On 16 May, Homeland Security Today reported that the Office of the Inspector General (OIG) at the Department of Homeland Security has released the results of an audit into high-risk cargo entering the US. It looked at the Air Cargo Advanced Screening (ACAS) programme that the Transportation Security Administration (TSA) and U.S. Customs and Border Protection (CBP) established with the goal of identifying and preventing high-risk cargo from entering the country. However, the audit found that CBP did not always prevent air carriers from transporting high-risk air cargo from foreign airports into the US and identified weaknesses in the ACAS programme’s compliance procedures. It was also found that that air-carrier compliance rates have worsened since the programme transitioned from a pilot to a federally-mandated programme in June 2018. The OIG made a number of recommendations to TSA and CBP.
The report is at –
FÉLICIEN KABUGA: AFRICA’S MOST WANTED MAN, ARRESTED – BUT HOW DID HE EVADE THE LAW FOR SO LONG
In its 23 May edition, The Economist posed this question. Kabuga is seen as a bankroller of the genocide in which perhaps 500,000 Rwandans were murdered in 1994. Attempts to capture him before failed (in 2003 an attempt ended with the would-be intermediary being murdered in Nairobi). He has now been arrested, aged 84, in Paris. It is reported that last year 8 Western countries mounted a fresh mission to find him. Surveillance operations against Mr Kabuga’s 11 children in Britain, France and Belgium eventually led to his discovery. He is said to have lived in Switzerland, Germany, Belgium, the DRC and Kenya, as well as France, where the police say he had 28 aliases.
SCOTLAND BANS COMPANIES BASED IN TAX HAVENS FROM CORONAVIRUS RELIEF FUNDING
On 21 May, the Daily Mail reported that the Scottish parliament has voted to ban companies which are based in tax havens from covid-19 relief funding. MSP approved the move after measures were put forward by the Scottish Greens. It is said that this means businesses or individuals who are registered in tax havens, or are a subsidiary of an offshore company, will not be able to get support grants.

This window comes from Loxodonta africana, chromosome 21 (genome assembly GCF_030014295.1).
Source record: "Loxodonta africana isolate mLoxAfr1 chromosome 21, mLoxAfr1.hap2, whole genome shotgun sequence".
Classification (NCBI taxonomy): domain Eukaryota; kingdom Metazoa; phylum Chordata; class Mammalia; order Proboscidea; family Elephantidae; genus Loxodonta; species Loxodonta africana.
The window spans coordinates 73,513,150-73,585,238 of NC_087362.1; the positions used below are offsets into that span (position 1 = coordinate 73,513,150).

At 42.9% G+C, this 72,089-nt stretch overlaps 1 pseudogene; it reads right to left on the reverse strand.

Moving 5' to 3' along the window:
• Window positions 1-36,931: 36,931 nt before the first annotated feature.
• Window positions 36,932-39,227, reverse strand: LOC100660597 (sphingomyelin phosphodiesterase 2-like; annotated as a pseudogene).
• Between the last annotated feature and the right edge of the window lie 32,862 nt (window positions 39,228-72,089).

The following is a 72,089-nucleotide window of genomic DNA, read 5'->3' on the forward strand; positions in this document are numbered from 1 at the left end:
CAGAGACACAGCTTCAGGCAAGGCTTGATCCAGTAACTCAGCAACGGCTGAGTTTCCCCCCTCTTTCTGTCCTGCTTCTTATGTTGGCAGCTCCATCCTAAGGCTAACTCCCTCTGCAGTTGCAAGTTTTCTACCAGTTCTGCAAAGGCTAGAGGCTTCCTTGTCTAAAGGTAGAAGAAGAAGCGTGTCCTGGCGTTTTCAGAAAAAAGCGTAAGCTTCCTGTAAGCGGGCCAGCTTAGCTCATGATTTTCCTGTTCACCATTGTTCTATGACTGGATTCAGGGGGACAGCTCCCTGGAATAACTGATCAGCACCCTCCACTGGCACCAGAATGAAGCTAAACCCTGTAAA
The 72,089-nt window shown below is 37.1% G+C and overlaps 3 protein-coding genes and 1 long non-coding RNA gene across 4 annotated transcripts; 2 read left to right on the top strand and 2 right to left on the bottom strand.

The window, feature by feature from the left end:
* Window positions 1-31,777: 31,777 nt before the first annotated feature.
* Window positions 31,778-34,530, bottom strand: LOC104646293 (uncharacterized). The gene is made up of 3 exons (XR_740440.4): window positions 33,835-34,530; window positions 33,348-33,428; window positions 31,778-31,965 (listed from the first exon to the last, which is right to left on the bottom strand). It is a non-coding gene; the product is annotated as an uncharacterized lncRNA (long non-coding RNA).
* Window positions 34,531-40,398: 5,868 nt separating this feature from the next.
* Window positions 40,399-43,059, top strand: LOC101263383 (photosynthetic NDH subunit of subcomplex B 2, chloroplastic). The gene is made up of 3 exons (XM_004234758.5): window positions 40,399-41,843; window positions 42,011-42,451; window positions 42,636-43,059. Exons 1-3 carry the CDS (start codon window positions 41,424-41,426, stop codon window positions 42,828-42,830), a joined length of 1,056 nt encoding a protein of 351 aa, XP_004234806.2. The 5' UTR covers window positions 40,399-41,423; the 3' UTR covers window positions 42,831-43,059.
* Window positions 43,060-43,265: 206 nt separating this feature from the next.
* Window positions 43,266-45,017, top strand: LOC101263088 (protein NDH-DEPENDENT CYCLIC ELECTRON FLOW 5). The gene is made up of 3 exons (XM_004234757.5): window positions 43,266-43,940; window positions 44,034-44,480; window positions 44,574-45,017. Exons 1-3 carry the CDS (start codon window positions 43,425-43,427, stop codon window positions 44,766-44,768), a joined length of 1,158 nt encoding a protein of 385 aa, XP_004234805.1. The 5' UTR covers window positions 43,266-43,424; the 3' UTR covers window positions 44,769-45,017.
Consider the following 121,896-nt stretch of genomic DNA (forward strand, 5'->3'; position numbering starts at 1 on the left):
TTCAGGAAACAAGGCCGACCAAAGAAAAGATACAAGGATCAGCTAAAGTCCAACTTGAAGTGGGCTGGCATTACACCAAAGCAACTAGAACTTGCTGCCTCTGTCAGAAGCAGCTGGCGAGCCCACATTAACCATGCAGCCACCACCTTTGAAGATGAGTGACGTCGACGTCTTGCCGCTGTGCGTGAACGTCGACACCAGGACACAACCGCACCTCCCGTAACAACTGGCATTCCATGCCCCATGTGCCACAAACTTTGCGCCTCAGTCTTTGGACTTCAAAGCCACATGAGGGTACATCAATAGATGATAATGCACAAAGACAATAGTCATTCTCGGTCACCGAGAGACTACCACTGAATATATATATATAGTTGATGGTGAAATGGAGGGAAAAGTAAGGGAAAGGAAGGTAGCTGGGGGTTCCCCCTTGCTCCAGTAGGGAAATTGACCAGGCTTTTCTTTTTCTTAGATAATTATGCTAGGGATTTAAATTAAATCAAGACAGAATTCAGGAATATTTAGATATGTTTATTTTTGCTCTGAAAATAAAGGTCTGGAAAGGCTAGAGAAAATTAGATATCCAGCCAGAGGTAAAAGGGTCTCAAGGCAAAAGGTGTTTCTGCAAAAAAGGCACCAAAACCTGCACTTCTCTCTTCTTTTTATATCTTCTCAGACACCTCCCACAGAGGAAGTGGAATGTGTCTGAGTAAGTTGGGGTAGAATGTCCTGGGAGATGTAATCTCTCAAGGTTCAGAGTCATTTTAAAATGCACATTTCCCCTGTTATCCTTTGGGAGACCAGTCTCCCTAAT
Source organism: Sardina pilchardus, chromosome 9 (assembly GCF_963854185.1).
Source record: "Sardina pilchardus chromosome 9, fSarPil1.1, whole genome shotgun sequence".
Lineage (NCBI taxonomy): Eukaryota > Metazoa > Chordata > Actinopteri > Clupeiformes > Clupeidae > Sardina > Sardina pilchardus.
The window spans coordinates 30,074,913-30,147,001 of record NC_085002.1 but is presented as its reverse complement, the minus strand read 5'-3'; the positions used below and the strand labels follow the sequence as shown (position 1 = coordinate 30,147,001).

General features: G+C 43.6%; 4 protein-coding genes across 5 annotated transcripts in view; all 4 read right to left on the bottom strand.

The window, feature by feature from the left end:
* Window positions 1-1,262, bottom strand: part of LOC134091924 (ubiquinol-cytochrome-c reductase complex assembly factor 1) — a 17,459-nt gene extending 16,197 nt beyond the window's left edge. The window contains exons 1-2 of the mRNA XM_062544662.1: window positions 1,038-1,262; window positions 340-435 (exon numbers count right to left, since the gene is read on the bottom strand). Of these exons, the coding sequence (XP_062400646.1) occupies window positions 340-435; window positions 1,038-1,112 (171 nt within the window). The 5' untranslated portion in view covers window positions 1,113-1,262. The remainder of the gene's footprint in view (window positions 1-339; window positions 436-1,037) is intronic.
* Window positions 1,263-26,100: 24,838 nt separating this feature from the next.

DATA BREACHES REPORTED IN JERSEY HAS RISEN BY 40% IN THE PAST YEAR
On 21 May, the Jersey Evening Post reported that, with the new laws instituted in 2018, enquiries, breaches and complaints increased by 300% in 2018. This trend continued in 2019 with respect to complaints and data breaches, albeit at the slower pace of an increase of 40%. The Office of the Information Commissioner said that the Office had also investigated our first major breach.
HONG KONG: SFC APPLIES TO WIND UP COMBEST HOLDINGS LIMITED (COMBEST) AND TO DISQUALIFY THE COMPANY’S EXECUTIVE DIRECTORS
A releasae on Mondo Visione on 21 May announced that the Securities and Futures Commission (SFC) has presented a petition to the Court of First Instance to wind up Combest Holdings Limited (Combest) and to disqualify the company’s executive directors, Mr Liu Tin Lap and Mr Lee Man To, and a suspected shadow director, Mr Ng Kwok Fai to protect the interest of Combest’s shareholders, creditors and the investing public.
FAA APPROVES CARGO TO RIDE IN PASSENGER SEATS
On 21 May, American Shipper reported that, since domestic passenger carriers began operating some aircraft in cargo-only mode 2 months ago, they have been largely restricted to loading freight in the lower hold where baggage and shipments normally ride. However, now the FAA has given temporary approval to carry freight in passenger cabins, on seats, and until the end of 2020. It is said that more than 150 airlines around the world are using “ghost” freighters — no passengers, just cargo — in some form, according to industry experts. International aviation authorities have been quicker than the FAA to authorise cabin modifications for cargo.